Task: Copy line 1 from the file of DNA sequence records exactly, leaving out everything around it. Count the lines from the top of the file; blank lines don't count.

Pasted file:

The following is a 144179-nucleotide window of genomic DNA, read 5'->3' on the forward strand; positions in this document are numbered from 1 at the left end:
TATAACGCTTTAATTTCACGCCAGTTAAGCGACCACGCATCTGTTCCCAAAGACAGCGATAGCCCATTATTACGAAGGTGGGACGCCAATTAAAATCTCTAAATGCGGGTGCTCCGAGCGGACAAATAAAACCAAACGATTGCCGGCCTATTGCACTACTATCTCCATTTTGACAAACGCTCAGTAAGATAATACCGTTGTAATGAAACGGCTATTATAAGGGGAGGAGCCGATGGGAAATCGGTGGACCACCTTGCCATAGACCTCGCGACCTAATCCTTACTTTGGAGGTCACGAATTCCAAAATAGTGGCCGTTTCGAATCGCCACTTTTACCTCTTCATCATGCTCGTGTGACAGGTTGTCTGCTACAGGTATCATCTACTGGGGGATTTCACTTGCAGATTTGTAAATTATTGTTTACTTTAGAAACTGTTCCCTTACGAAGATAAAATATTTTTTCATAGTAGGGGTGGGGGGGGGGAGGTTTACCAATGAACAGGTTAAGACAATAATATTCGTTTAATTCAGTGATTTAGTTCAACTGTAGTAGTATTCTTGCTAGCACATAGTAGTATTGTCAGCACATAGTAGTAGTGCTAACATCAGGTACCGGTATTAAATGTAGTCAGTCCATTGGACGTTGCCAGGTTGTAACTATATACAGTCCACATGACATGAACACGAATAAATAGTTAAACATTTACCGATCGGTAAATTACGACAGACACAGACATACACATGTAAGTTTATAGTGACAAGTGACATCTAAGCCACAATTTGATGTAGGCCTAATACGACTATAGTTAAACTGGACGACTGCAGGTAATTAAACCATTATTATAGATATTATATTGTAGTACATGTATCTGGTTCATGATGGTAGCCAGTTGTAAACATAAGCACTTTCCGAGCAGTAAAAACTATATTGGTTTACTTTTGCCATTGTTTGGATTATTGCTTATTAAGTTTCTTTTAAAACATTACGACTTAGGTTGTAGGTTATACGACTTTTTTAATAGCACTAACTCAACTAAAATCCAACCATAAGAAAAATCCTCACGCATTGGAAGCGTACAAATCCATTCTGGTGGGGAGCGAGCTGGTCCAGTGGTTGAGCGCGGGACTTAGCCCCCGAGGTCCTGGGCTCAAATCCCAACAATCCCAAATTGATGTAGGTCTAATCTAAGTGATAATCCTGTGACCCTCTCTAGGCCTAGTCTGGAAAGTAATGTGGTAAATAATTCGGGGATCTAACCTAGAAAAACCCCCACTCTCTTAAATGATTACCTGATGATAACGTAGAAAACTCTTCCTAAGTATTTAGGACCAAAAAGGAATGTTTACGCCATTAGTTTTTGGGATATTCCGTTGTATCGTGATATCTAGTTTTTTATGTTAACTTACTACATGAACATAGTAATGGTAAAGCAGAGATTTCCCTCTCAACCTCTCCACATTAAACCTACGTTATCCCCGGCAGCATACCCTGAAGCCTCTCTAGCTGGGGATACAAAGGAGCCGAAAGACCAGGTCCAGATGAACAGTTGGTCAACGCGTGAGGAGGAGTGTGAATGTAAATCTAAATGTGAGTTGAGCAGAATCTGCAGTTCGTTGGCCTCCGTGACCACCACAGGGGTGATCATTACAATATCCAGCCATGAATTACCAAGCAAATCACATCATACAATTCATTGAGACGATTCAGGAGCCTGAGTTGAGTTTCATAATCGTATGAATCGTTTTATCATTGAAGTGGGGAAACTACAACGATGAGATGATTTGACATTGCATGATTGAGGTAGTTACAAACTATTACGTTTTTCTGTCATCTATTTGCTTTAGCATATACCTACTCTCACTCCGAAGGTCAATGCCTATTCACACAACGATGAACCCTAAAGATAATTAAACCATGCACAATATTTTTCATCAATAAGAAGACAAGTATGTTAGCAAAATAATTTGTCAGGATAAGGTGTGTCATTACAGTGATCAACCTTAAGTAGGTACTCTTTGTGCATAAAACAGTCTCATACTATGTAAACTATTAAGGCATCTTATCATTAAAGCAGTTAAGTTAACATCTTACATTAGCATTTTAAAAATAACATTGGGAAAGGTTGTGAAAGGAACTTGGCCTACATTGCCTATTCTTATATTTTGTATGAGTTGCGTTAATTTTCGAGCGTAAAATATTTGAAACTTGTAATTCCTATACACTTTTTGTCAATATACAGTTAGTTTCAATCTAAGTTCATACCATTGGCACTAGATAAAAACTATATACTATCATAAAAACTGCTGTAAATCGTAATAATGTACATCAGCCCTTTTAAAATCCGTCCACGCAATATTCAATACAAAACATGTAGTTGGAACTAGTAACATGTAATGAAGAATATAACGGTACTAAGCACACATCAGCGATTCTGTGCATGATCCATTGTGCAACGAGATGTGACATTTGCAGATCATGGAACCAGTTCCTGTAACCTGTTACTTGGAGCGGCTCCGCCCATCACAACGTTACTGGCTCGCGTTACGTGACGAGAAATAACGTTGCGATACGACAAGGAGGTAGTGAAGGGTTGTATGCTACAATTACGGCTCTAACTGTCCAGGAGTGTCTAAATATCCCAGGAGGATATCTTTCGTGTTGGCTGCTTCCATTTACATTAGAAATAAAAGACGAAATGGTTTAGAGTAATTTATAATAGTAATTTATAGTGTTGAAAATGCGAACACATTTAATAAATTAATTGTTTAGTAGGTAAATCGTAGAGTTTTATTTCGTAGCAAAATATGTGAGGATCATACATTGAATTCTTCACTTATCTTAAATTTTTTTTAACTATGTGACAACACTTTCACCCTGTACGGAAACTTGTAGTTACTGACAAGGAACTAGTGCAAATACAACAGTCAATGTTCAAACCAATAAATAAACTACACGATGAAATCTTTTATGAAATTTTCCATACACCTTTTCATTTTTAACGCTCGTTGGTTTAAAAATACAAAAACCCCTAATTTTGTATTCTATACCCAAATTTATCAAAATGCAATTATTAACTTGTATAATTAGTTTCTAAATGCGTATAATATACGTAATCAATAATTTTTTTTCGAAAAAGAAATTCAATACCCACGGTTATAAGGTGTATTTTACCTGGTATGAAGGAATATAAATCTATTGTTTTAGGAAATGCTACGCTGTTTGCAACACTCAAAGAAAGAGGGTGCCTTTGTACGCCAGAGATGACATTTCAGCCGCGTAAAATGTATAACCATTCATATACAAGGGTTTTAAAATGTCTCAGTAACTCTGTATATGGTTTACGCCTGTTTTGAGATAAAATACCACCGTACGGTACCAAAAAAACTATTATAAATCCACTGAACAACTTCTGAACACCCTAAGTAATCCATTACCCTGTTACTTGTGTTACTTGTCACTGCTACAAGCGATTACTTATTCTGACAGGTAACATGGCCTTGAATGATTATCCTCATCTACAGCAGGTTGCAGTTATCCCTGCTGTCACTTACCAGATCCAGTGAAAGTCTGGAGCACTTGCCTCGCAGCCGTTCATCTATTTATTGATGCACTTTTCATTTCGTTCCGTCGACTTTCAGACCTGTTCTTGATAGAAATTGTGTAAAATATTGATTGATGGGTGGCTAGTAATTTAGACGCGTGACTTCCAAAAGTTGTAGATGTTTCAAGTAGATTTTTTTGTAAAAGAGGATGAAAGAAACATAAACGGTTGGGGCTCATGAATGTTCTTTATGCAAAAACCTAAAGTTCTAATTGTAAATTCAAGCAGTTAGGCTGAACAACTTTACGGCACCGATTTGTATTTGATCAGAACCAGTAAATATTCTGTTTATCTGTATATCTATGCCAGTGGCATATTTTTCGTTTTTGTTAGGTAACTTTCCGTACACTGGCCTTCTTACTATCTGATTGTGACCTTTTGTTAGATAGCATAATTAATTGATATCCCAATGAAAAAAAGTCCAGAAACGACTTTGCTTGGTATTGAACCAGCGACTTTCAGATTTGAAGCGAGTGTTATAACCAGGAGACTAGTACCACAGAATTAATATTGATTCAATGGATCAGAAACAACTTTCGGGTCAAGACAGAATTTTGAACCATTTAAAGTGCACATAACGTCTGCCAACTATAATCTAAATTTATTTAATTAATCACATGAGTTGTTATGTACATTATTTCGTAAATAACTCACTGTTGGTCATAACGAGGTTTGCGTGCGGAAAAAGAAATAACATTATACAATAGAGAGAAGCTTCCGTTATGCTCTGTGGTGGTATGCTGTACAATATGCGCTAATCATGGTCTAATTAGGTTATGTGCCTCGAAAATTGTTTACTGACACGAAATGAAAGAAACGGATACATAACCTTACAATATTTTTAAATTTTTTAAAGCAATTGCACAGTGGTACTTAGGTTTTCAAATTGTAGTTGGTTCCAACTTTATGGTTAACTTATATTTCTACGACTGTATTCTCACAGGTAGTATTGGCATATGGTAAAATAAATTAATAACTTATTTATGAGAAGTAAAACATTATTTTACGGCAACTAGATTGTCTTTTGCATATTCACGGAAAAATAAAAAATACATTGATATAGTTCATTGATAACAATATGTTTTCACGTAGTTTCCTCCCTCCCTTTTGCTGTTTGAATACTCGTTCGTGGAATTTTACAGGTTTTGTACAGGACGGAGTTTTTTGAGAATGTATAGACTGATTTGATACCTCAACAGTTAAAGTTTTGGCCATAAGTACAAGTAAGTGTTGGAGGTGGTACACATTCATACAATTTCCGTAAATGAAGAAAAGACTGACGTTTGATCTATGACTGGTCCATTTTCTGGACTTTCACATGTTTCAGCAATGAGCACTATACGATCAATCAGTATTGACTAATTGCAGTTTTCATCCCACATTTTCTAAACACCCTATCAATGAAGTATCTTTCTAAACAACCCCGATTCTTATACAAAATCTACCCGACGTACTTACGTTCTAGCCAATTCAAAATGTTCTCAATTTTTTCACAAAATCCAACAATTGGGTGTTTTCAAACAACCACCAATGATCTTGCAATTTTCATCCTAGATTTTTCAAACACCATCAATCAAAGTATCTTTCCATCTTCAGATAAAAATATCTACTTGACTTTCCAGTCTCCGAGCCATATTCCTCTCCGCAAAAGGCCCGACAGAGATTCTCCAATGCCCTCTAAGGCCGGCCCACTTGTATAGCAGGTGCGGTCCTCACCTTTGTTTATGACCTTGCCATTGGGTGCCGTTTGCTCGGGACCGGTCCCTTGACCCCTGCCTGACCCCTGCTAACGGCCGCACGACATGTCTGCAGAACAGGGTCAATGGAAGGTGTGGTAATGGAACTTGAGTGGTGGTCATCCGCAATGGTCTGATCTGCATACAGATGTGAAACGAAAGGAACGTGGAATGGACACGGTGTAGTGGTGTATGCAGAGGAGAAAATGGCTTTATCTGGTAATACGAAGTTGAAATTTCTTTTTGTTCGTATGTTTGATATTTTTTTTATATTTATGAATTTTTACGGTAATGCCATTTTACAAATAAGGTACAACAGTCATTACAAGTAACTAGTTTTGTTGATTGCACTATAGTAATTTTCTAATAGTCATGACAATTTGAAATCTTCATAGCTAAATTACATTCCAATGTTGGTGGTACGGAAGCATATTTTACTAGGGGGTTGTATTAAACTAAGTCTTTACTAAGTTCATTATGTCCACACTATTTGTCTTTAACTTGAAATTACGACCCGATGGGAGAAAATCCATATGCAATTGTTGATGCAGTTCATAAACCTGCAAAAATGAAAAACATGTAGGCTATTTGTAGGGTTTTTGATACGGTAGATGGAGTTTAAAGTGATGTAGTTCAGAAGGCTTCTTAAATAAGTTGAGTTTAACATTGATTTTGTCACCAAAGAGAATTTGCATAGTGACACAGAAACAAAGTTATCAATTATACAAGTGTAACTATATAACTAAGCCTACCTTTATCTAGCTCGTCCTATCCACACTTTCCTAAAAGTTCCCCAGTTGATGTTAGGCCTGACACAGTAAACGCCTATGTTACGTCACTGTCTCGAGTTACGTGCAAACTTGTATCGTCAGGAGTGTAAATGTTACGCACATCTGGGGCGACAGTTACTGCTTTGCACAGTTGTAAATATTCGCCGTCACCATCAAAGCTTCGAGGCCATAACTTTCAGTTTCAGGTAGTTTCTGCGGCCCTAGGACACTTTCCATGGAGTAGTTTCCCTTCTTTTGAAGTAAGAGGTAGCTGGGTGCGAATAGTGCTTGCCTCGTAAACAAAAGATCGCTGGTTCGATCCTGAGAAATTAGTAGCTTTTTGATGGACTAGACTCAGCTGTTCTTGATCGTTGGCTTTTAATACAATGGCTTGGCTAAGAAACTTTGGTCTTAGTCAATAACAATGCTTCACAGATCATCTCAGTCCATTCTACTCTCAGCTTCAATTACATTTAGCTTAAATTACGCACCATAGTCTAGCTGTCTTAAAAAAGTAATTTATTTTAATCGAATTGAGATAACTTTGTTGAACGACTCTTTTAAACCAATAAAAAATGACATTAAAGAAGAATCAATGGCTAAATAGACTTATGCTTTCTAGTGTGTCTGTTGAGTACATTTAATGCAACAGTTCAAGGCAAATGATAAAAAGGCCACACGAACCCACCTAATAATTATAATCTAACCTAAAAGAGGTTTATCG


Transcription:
The following is a 144179-nucleotide window of genomic DNA, read 5'->3' on the forward strand; positions in this document are numbered from 1 at the left end: